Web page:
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What? No Riding? Diagnosis Keeps Me Out of the Saddle

What? No Riding? Diagnosis Keeps Me Out of the Saddle
Karen Pickering

by Karen Pickering

 

Suddenly the realization that I may be unable to ride for weeks even months is sickening. A year ago this spring I was driving to an event with my horse when I came across a newly born calf in the middle of our road; hours old and had managed to get underneath the fence where he belonged. The mama cow was frantic, calling to her calf. I stopped the truck in the middle of the road, put on my flashers and managed to corner the calf in front of an apartment as he tried to get away from me.

Capturing newborn calf who had gotten away from his mother. Photo Courtesy Karen Pickering.

As soon as I wrapped my arms around him he was quiet. I picked him up to take him over to the fence and see if I could get him back to his mother. I didn’t realize how heavy these baby calves could be. I suspect he was 80 or 90 pounds. I thought nothing of it at the time, as I’m use to lifting bales of hay and other heavy work that needs to be done around the farm. “POP”. I felt something give in my back. Even so, I kept walking with the calf, probably a hundred feet or so to the fence. I laid the calf down and tried to roll him under the fence but just didn’t have the strength to do it. I called John my neighbor to come help get his calf back in the pen.

John was there in minutes and got the calf back to his mama. In retrospect I should have just corned the calf, held him down and called John before trying to lift him. I was in a hurry so I figure John wouldn’t be able to come right away and I didn’t want to wait. Big mistake. I’ve been paying for it for well over a year. I didn’t notice anything right away but soon I found it painful to throw my leg over my horse. I pushed through the pain figuring it would heal itself. Now a year later, putting a leg over a horse is excruciatingly painful.

After yesterday’s visit to a Physical Therapist I’ve been diagnosed with Femoroacetabular impingement, an injury in the labral cartilage in my right hip. This means no lateral movement of the joint until this injury heals or I have surgery. For me this is devastating news. Even though this injury is typical of athletes and of course, middle aged women it makes me feel my age. I often fight with getting older, refusing to give in to signs of aging. My xrays show slight arthritis which is normal for my age (56) but it still doesn’t make me feel any better. So, what to do?

Hitching Chloe. Photo Courtesy Karen Pickering. 

Here’s what I’ve decided. I’m going to religiously follow the PT’s exercise instructions and avoid anything that might cause further damage. The good news is there is no problem with walking. I can continue to lead April for exercise (she’s recovering from Laminitis) and teach my miniature horse, Chloe, to drive. Just being with the horses is therapeutic so I choose to focus on the positive and wake up each morning grateful for a few aches and pains that prove I’m alive. Gratitude is key to appreciating life so it’s my daily task to find 10 things every day I’m grateful for. Life is a journey, I just need to embrace the challenges and learn what I can from every experience. Have you experienced a health challenge that kept you from riding? Let me know what you did to get through the process.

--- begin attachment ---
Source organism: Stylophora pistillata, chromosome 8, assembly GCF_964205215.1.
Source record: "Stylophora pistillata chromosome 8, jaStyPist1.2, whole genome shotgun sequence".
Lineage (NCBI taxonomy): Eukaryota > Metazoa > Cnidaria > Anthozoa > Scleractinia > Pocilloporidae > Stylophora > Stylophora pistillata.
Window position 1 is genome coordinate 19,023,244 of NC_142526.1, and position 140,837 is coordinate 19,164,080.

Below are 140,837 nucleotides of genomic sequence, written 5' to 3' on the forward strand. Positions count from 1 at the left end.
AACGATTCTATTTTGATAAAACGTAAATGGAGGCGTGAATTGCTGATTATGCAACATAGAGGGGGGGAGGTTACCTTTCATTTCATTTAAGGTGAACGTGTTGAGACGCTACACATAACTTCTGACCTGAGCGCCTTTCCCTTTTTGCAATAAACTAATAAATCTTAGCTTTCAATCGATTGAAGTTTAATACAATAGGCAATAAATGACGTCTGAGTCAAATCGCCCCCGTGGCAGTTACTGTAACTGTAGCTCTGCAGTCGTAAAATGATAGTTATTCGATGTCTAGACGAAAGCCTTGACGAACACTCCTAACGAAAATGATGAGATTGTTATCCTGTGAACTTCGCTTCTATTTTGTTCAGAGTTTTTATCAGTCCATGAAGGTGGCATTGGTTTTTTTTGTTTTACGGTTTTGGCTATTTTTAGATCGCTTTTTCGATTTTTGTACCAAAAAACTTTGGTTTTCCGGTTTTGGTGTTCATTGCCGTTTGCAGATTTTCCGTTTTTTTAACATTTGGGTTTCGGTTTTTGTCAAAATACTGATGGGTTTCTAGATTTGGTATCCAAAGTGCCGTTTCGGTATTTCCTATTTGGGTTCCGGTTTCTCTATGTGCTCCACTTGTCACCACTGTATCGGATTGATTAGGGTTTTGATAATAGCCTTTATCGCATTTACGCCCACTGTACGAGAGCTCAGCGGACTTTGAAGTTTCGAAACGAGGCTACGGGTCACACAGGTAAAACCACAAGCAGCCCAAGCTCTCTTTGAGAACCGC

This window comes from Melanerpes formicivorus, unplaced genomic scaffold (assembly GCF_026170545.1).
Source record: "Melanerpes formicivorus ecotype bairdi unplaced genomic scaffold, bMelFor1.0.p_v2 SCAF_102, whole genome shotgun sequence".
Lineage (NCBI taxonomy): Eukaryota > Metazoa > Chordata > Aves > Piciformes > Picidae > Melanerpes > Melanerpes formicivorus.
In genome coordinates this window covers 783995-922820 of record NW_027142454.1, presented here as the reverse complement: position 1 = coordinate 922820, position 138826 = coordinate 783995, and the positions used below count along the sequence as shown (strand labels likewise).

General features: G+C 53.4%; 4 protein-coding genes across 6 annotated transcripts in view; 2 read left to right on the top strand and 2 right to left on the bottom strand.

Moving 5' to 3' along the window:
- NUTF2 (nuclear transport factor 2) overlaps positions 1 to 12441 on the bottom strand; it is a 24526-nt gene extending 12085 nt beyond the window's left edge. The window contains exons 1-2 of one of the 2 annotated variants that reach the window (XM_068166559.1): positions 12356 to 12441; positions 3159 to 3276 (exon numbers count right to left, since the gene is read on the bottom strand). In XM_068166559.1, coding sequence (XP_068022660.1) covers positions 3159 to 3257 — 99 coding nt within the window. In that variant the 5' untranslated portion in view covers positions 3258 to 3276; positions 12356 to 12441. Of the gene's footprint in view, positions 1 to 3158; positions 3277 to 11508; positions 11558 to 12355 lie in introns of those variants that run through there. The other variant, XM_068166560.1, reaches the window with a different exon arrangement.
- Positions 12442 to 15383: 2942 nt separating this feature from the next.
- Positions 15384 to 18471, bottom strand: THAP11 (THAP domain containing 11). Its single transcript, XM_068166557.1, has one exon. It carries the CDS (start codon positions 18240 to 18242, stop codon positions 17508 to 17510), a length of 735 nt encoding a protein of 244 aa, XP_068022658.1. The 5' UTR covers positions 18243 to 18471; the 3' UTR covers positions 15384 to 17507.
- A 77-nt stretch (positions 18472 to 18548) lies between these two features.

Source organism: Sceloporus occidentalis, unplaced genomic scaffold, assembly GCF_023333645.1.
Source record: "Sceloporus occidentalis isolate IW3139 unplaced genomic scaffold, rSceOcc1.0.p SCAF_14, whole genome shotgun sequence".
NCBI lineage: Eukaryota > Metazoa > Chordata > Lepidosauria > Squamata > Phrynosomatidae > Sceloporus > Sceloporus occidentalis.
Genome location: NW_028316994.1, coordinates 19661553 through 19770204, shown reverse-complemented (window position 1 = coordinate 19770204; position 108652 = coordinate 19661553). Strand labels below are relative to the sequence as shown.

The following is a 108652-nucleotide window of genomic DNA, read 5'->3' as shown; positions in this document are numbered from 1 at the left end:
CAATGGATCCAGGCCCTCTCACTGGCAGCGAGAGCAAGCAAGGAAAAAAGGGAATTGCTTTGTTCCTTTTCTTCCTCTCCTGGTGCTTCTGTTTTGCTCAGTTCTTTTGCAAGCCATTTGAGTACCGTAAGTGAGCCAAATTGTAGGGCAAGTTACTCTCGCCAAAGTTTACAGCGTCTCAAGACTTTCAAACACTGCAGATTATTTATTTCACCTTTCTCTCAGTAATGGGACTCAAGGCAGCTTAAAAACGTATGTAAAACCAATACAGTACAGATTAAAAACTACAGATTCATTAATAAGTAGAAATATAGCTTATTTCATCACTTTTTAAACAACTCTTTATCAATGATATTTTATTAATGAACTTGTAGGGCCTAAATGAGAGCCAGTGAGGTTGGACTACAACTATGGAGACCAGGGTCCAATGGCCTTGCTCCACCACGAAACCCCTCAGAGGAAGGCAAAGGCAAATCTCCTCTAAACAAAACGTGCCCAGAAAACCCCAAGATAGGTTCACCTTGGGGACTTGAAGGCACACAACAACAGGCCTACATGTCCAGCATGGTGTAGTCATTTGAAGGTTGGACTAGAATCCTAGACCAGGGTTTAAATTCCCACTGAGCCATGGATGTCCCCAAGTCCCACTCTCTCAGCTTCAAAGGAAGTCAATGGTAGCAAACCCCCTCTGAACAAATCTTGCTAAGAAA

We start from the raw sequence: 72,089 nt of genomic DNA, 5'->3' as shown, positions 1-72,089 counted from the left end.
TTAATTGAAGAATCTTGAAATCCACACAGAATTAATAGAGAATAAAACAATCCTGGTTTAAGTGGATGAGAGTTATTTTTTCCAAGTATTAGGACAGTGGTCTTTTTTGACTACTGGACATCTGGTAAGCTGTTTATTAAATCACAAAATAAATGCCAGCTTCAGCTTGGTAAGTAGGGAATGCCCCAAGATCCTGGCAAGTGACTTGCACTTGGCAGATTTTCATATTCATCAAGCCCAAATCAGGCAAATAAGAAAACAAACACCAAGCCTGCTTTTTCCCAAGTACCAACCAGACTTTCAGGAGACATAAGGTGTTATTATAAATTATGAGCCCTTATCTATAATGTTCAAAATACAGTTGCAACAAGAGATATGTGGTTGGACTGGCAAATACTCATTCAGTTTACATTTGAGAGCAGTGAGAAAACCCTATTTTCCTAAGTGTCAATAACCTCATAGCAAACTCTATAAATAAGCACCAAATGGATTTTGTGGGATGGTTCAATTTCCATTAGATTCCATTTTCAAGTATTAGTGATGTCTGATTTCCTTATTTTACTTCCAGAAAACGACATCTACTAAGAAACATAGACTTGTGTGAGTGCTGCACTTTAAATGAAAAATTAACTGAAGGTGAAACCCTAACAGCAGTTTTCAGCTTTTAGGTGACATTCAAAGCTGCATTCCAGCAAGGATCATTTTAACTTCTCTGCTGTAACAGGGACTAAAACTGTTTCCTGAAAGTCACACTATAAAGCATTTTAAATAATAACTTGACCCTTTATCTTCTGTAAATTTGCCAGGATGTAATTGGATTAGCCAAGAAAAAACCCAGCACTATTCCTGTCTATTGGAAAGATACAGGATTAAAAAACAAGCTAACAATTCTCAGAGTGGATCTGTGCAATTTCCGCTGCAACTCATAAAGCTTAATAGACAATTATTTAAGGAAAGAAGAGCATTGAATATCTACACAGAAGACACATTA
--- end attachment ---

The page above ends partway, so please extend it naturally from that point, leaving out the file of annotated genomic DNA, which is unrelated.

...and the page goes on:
Quote: “Reality can destroy the dream – why shouldn’t the dream destroy reality?”

George Moore – 1852-1933, Novelist

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Blog
Karen Pickering
@NWHorseSource

Owner/Publisher Karen’s lifelong love of horses began at a very early age when she wore out a couple of rocking horses before convincing her parents to get her the real thing. That ill-tempered bay gelding, Brandy, was a challenge for the young horsewoman, but it drove her ambition to become a horse trainer. After attending Canyonview Equestrian College’s Horsemanship Program, Karen realized she needed work that was a little more lucrative than training, so she took a job with Customs Brokerage to pay the bills. There, she discovered an affinity for computers and a talent for creating informative, entertaining newsletters. The Northwest Horse Source began as such a letter in December 1995, with a distribution of 1000 copies for its 12 black and white pages. Since then, it has grown into beautiful, all-gloss magazine with the largest coverage of any free equine publication in the Northwest – a distribution of over 16,500 copies and over 600 locations monthly. Not bad for the results of one woman’s dream to work with horses!

Today, Karen remains involved with every aspect of the magazine and treasures the community of thousands who share a common passion. Somewhere in the wee hours of the early mornings and late evenings, she still finds time to care for April, her gorgeous and sweet-tempered Quarter Horse.

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